“It is not an overstatement to say that Phil’s compassionate care for patients with lung cancer and his determined efforts to improve their treatments and outcomes through research have made him a towering figure, both at the Medical Center and in the field of oncology nationally and internationally,” said Dr. Jochen Reiser, The Ralph C. Brown, MD, Professor of Internal Medicine and chairperson, Department of Internal Medicine, and Dr. Amina Ahmed, director, Cancer Service Line, and associate professor, Division of Gynecologic Oncology, in a message announcing Bonomi’s retirement.
Bonomi earned his medical degree from the University of Illinois College of Medicine in Chicago and a Master of Science from the U of I in Chicago as well. He completed an internship and residency at Geisinger Medical Center in Pennsylvania before coming to what was then Rush-Presbyterian St. Luke’s Medical Center in 1975 for a fellowship in medical oncology.
He has remained at the Medical Center ever since. During that time, Bonomi has been crucial to the growth of the Medical Center’s cancer program and it repeatedly being ranked among the best in the country by U.S. News & World Report. He was director of the Division of Hematology, Oncology and Cell Therapy for 24 years, with 16 overlapping years as director of medical oncology.
Bonomi provided the best description of his extraordinary commitment in a 2017 blog post. “My goals have always been to prolong life and relieve suffering for my patients," he wrote. "That’s been my personal mission statement throughout my career.”
As Bonomi notes in his essay, when he began his career as a lung cancer specialist in the late 1970s, the treatment options and outcomes for patients with lung cancer were poor. They have improved greatly since then, and Bonomi deserves a significant part of the credit for that improvement.
His contributions to science throughout his career have been prodigious, as seen in the 270 scientific articles Bonomi has authored or co-authored, the 22 book chapters he’s written, and his more than 270 abstracts and poster presentations.
He has been a national leader in cancer research for decades, serving for more than 30 years on the Lung Steering Committee of the Eastern Cooperative Oncology Group, a National Cancer Institute-funded network of cancer centers and hospitals that collaborate on clinical trials. He has been the committee’s chairman and co-chairman and co-chairman of non-small cancer lung cancer studies. In addition, Bonomi served on the Chemotherapy Committee of the National Cancer Institute-funded Gynecologic Oncology Group for more than a decade.
He also has been a member of the International Association for the Study of Lung Cancer for more than 40 years. He has served on many of the association’s committees and contributed to RUSH University Medical Center being the recipients of the association’s North America first annual Cancer Care Team award in 2017.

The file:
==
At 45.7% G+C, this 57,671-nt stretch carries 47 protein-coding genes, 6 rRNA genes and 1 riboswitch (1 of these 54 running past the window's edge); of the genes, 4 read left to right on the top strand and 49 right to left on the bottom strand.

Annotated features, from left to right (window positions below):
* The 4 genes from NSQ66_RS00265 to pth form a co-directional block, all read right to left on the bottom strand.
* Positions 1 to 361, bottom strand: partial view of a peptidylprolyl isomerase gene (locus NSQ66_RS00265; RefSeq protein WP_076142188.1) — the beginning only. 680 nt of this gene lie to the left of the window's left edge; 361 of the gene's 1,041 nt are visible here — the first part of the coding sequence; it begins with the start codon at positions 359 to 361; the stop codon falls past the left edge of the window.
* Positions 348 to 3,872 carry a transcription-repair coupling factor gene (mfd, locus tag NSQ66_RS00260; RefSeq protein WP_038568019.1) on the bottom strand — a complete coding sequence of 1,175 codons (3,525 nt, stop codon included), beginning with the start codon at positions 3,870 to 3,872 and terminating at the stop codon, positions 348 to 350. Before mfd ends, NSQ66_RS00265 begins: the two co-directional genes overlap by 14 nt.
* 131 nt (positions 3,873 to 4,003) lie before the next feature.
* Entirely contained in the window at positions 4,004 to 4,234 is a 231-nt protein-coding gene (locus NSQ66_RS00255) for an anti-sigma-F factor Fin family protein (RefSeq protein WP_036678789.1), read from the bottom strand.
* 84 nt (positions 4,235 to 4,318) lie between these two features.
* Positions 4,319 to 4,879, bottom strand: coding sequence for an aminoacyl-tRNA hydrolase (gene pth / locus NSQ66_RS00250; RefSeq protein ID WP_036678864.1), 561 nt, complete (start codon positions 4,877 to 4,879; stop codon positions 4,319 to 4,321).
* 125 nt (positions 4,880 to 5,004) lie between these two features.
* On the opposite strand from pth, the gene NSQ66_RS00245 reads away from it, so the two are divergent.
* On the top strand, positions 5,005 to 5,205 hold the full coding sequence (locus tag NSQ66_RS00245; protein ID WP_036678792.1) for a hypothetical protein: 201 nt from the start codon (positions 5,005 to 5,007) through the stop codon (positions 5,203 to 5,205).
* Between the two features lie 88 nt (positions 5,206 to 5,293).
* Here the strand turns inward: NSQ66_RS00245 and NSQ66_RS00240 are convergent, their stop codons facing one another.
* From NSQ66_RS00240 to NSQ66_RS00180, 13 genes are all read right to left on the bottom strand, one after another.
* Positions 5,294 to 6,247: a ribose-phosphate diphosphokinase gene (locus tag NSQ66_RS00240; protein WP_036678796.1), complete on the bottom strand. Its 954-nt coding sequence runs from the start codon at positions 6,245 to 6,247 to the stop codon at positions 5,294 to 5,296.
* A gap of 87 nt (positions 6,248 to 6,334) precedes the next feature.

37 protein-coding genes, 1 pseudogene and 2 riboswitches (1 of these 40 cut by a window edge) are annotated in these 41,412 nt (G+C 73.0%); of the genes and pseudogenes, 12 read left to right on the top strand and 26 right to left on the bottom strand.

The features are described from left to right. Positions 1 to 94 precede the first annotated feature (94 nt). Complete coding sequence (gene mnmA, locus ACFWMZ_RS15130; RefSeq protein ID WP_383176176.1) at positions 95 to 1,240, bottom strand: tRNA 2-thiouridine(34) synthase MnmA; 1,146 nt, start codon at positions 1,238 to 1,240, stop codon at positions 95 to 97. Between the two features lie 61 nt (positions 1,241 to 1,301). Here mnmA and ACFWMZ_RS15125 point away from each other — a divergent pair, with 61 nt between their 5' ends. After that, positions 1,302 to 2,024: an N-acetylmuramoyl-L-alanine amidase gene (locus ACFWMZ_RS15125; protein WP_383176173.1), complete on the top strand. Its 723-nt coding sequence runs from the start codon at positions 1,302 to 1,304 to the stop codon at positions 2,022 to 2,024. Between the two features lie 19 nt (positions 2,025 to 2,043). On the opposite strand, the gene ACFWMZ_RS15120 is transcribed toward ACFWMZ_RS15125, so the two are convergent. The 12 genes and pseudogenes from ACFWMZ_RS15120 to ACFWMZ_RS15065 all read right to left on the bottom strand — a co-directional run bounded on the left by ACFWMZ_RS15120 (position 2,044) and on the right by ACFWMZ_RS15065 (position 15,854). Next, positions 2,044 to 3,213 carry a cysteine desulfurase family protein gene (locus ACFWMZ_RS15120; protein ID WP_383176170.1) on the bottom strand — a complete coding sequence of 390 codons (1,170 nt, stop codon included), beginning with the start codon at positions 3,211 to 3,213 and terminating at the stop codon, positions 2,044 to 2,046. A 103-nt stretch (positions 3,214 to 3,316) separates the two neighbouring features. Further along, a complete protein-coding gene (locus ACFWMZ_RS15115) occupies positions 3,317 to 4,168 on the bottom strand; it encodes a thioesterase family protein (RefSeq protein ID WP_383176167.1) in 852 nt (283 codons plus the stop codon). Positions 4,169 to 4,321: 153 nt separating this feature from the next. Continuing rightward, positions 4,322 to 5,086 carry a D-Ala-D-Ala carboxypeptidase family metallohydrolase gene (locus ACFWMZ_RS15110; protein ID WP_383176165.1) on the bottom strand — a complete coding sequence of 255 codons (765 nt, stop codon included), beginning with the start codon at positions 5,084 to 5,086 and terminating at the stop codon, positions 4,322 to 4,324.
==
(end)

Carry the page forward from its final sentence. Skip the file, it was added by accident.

He has served on the Medical Oncology Subspecialty Board of the American Board of Internal Medicine and on the Scientific Advisory Board of the national LUNGevity Foundation, which funds lung cancer research in addition to its work on patient advocacy matters. He received Lungevity’s Face of Hope Award in 2018.
The exceptional breadth and length of his work reflects the deep sense of mission Bonomi expressed in his essay: “Being able to help my patients live longer, more meaningful lives with less suffering is what drives me every day,” he wrote. He plans to continue improving outcomes for lung cancer patients though work on his research interests, including cancer cachexia and predictors of outcomes in lung cancer patients treated with immunotherapy. He also will become a professor emeritus in the Department of Internal Medicine.
His colleague Dr. Mary Jo Fidler, chief of the Section of Medical Oncology, said she “was fortunate to be assigned to work with Dr. Bonomi during my first year of fellowship, and my experience altered the trajectory of my career from a budding hematologist to an oncologist specializing in lung cancer. He has been my mentor ever since, and I’m constantly humbled by his intelligence, skill and compassion. It has been an honor to have work with him the last 18 years.”
“Dr. Bonomi has always been a beacon of strength in the Department of Internal Medicine and RUSH University Cancer Center, and someone we could call upon for advice and counsel,” Reiser and Ahmed said in their statement. “It is both difficult to absorb that he has been with us nearly half a century — dwell on that timespan for a moment — and that, while Phil will continue his research both on campus and virtually, we’ll no longer see him in clinic or on hospital rounds. Phil’s work will continue to have an impact on his patients, his colleagues, the clinicians that have trained under him, and the growth of the RUSH University Cancer Center.”
“I want to express my gratitude for the opportunity to work with wonderful RUSH mentors and colleagues at all levels for more than 40 years,” Bonomi said. “Our work wouldn’t have been possible without the RUSH spirit of collaboration.”